Album Review
Oriin - All Things Are Numbers Album Cover

Oriin - All Things Are Numbers

Reviewed by
Oriin - all. things. are. numbers.
Record Label: Future Recordings
Release Date: February 24, 2009
In the beginning, "Costilla" is only the urgent but familiar post-rock whir. A lone guitar steps carefully into the fragile framework, playing a lonely melody from somewhere on a distant, uninhabited archipelago and is promptly accompanied by a soft but deep roll of drums. Soon, the whir finds the strength to begin a crescendo, prompting a brave, markedly heavier response from the melody line and its drum counterpart. The whir and the melody continue to exchange conversations, each swap gaining excitement until finally, the signature atmospheric rock-out section breaks free and proclaims itself to the world. Then, all is quiet again.

The same whir creates the same airy feel for the dawning of "Into the Valley," a close relative of "Costilla." However, the dominant guitar line is kidnapped here, and a twinkling piano takes its place with hushed and cautious notes, repeating jittery chord progressions until the final round, where the notes unexpectedly refrain from resolving to a major key, as they have done time and time again before.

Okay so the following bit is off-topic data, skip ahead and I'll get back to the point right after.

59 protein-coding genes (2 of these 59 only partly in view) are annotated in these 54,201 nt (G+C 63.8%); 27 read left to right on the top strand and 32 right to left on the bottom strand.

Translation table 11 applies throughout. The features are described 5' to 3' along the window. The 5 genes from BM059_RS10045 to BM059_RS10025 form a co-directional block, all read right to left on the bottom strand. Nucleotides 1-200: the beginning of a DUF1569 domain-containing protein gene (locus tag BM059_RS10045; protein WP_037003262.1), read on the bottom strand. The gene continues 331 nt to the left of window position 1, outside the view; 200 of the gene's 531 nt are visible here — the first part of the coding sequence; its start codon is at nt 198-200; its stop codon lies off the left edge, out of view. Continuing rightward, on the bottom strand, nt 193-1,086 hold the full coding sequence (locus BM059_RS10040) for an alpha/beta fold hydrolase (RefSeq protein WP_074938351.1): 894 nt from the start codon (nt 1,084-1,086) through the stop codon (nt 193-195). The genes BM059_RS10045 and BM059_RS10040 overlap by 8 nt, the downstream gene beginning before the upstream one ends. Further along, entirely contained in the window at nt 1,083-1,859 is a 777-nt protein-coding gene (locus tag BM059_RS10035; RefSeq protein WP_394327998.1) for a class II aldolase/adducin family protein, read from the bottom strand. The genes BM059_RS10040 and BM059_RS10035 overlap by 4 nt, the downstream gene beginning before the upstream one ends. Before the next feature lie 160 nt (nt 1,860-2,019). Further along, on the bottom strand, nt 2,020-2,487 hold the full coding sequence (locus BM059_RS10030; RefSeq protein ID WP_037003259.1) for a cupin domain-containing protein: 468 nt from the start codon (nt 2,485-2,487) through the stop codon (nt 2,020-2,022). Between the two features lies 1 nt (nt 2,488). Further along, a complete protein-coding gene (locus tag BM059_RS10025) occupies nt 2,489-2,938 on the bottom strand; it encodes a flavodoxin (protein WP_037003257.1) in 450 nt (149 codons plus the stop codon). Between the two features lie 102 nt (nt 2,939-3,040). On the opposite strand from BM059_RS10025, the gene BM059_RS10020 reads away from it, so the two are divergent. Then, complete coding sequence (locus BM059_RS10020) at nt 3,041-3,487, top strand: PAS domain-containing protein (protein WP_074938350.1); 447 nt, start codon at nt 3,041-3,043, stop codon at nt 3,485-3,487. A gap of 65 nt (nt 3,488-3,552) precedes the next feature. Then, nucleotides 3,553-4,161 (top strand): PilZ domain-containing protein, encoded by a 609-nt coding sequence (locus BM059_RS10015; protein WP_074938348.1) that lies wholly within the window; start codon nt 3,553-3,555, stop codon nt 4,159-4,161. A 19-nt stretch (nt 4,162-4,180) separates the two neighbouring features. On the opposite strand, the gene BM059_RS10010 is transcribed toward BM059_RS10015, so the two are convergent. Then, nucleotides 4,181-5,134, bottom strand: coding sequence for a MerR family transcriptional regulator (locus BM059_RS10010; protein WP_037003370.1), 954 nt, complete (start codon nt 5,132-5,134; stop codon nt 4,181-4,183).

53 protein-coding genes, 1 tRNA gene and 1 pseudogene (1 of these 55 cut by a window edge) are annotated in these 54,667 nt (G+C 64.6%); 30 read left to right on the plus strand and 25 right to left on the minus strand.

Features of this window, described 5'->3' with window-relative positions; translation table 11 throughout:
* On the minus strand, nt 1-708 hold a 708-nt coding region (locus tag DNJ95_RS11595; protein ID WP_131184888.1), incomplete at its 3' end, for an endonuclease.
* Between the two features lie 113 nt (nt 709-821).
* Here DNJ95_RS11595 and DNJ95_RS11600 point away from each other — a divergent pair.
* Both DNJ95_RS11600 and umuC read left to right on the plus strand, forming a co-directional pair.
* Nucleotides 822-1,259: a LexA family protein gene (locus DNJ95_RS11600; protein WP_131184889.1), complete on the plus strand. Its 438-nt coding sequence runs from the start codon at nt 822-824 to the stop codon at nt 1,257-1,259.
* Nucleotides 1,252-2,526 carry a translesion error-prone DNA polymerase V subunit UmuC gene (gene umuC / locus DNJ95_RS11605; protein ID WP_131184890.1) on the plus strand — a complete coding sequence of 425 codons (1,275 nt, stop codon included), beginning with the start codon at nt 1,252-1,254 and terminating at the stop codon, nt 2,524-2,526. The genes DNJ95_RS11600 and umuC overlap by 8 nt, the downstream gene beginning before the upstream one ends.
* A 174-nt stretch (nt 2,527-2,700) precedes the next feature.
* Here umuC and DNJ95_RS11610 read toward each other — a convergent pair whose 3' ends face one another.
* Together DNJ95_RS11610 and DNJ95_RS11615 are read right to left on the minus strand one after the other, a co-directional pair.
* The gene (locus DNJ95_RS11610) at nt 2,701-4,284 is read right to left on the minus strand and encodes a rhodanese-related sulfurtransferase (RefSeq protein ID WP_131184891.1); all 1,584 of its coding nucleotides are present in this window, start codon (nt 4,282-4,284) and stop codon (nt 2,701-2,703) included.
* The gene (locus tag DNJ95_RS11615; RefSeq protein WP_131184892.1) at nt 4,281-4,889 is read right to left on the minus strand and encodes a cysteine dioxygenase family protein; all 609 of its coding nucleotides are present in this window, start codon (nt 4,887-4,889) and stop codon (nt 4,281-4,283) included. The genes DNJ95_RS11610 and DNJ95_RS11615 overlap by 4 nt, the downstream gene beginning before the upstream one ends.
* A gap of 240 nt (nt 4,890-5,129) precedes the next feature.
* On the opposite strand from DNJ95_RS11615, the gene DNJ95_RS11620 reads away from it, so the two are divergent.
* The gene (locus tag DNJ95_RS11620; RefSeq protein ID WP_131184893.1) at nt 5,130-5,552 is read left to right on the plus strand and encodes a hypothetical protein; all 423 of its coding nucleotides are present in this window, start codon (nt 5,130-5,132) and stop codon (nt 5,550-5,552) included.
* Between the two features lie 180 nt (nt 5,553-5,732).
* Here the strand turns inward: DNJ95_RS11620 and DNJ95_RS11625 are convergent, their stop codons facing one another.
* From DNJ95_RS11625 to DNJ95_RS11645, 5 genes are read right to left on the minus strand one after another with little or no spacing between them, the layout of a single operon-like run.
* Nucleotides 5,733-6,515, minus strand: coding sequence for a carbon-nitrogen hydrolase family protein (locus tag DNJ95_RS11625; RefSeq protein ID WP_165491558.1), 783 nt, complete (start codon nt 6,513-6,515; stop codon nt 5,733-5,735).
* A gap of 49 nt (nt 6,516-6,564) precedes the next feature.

"We Will Rebuild," the third and concluding member of the structurally sonata-like introduction to this album all. things. are. numbers. begins with yet another taste of the now intimate whir. Like "Costilla" and much of the rest of the post-rock world, "We Will Rebuild" is a graceful and lavish climb towards an "abandon all worries and rock with us!" zenith, complete with exotic tribal drums and a frantic and awe-inspiring standard drum closing.

As the first three tracks finish occupying the spotlight, all. things. are. numbers. finds the adventurous spirit to venture into grander and at times even instrumentally opera saluting territories, as is evident in the rich "Beyond the Great Valley," which crescendos and charms its way to a spectacularly spooky ending. "We Will Live Forever" is a cuter, smoother version of this experimenting - a nice segue into the airy duo that wrap up the record so delicately. Both sections provide a unique and optimistic motif, and the album ends on a drum staccato attack, quenching listeners' instrumental thirsts.

Recommended If You LikeExplosions In the Sky; Foxhole; Godspeed You! Black Emperor

This review is a user submitted review from Matthew Tsai. You can see all of Matthew Tsai's submitted reviews here.
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